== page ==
This wine is medium bodied with 13.5% alcohol, yet the fruit is fully ripe. There is an excellent purity in the redcurrant and red plum flavours. This wine is an excellent example how Merlot can complement Cabernet Sauvignon. There is no hole in the mid palate. This wine is seamless from beginning to finish, when finely grained tannins complete the taste.

This wine is super pretty, and I don't want to hold this against it! The Yarra can produce terrific Bordeaux style wines.

Score: 95/+++

Thursday, July 9, 2015

William Downie New Releases

William Downie is one of the most exciting young winemakers in Australia. In a recent article by Jancis Robinson he was listed as one of five Australian producers to try. He fashions three Pinot Noirs from vineyards in the Yarra Valley, Mornington Peninsula and Gippsland. His objective is to show the different terroirs through his wines.

His wines can be difficult to find, particularly in 2014, when the yields were down by up to 50%. The vintage was difficult in Victoria, and the wines don't reach the levels of previous years, yet they are still very attractive.

The 2014 William Downie Yarra Valley Pinot Noir is the lightest of the three. It is also the most Burgundian. The wine is quite floral and feminine, in the strawberry spectrum. It has good persistence and a lovely texture (93/++ points).

The 2014 William Downie Mornington Peninsula Pinot Noir is most unusual. The colour is much darker, and the wine is not actually clear at this point. All Downie wines are unfined and unfiltered, and this wine is still cloudy. The flavours on the palate are complex, with black cherry and mulberry dominating. The texture is rich, and the wine seems stable. It tastes like Pinot Noir, not like some Mornington Peninsula Pinot Noirs which taste more like Shiraz. I enjoyed this wine a lot, but it is hard to predict what will become of it. One for the adventurous (92/+++points).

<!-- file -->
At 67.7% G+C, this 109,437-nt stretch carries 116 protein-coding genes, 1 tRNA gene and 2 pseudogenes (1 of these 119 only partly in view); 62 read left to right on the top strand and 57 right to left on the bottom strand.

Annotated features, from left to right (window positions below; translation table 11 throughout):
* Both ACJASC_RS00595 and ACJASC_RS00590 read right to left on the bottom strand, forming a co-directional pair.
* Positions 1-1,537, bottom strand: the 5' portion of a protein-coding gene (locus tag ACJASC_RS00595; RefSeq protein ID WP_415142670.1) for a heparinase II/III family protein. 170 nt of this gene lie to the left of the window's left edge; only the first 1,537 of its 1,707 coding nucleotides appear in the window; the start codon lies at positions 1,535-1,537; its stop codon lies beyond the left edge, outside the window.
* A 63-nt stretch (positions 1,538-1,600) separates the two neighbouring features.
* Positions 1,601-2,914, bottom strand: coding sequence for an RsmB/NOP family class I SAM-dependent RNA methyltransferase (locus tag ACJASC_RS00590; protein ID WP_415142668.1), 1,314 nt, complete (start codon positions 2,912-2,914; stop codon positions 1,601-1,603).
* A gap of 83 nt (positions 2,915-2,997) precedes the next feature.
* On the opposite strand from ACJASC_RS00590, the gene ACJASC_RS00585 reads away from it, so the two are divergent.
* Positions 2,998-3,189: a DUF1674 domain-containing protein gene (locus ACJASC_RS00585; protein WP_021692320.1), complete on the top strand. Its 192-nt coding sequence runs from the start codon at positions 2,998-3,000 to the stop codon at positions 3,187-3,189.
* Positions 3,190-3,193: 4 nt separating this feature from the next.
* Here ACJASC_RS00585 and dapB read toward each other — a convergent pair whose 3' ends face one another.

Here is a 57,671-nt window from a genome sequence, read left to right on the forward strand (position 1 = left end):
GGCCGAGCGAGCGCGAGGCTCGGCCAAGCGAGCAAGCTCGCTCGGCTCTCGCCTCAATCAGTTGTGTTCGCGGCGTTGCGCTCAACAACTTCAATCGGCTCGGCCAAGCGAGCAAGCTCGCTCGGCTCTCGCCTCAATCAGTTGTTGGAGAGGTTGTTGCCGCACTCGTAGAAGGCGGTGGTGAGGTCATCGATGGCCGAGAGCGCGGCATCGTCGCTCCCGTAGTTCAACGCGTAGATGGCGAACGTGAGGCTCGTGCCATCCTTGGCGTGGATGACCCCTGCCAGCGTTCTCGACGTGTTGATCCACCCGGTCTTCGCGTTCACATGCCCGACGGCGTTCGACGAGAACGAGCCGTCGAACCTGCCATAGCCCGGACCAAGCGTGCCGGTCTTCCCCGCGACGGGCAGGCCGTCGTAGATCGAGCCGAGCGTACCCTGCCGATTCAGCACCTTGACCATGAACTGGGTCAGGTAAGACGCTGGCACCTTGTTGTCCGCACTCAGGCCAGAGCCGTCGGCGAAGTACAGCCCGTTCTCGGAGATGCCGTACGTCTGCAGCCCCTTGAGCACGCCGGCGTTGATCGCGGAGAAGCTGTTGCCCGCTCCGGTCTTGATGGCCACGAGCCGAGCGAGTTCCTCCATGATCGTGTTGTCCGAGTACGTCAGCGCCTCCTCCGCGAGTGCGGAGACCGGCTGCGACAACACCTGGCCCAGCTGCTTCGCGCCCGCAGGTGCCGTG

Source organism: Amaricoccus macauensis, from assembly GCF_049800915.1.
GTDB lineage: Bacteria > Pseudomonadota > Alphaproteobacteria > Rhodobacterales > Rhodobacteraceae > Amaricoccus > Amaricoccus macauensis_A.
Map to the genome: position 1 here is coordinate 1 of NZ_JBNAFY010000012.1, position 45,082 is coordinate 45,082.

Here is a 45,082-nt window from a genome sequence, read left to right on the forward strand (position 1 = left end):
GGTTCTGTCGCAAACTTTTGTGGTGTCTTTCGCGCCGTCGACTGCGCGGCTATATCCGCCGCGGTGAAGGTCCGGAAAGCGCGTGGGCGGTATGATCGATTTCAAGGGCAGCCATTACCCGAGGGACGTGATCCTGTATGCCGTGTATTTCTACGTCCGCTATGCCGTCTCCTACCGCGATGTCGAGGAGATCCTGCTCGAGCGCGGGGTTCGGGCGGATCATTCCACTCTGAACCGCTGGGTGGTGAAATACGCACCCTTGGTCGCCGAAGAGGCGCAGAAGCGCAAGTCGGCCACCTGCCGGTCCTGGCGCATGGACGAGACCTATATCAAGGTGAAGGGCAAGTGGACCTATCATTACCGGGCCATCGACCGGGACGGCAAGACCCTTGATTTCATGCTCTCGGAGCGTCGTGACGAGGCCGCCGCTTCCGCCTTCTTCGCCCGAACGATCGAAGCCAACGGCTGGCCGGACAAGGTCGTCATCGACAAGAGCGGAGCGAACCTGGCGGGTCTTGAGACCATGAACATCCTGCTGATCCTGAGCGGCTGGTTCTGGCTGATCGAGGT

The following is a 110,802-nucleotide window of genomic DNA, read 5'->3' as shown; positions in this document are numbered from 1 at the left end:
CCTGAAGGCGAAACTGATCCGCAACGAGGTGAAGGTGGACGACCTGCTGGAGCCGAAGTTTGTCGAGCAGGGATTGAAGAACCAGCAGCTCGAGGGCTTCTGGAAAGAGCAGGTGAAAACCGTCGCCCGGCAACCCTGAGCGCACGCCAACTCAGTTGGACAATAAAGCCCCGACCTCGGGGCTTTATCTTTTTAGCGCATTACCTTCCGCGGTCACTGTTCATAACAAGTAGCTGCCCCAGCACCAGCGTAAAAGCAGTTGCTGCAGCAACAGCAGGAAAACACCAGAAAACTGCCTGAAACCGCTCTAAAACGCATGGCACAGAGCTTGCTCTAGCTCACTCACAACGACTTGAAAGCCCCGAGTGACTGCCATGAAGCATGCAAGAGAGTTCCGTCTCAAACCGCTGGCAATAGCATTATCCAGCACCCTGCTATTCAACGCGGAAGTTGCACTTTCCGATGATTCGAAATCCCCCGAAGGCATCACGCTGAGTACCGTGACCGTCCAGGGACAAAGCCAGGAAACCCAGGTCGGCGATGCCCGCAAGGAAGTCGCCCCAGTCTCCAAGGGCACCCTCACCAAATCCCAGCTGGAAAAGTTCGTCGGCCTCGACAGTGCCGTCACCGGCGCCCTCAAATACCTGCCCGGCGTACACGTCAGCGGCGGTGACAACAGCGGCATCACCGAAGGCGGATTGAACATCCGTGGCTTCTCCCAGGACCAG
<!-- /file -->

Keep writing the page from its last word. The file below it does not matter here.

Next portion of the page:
The 2014 William Downie Gippsland Pinot Noir differs more than the others from previous vintages. It is usually my favorite because of the velvety tannins, which are not so obvious in this wine. The 2014 is a funky wine, with strong rustic and earthy flavours. There is some bitter orange in this wine (91/++points).

Overall, a very interesting set of wines, showing the regional differences very well.  

Tuesday, July 7, 2015

Jasper Hill/Chapoutier La Pleiade

La Pleiade is a mysterious wine, maybe as mysterious as the name or label. Yet it deserves much more acclaim. The name refers to the seven stars Pleiades cluster, also depicted on the label, but it also stands for a group of French Renaissance poets. The renaissance might be referring to a new take on Shiraz: full bodied, yet elegant at the same time. The vineyard is a joint venture between Ron Laughton of Jasper Hill fame, and Michel Chapoutier from the Northern Rhone.

The 2006 La Pleiade is a deep purple coloured wine, with an appealing set of fruit characteristics. There is red and black cherry and blackberry, and the fruit tastes fresh (after 9 years!). This is a well balanced wine with a satisfying mouthfeel. The wine delivers a velvety coating of the mouth, with a beautiful and pure fruit core and dry tannins, which take a back seat. This wine has weight, but it is not heavy, if this makes sense. Actually, it is a hard wine to describe. It is perfect for a cold winter night, and you look forward to a second or third glass. The wine drinks very well now and will do so for another 5+ years.

Score: 95/+++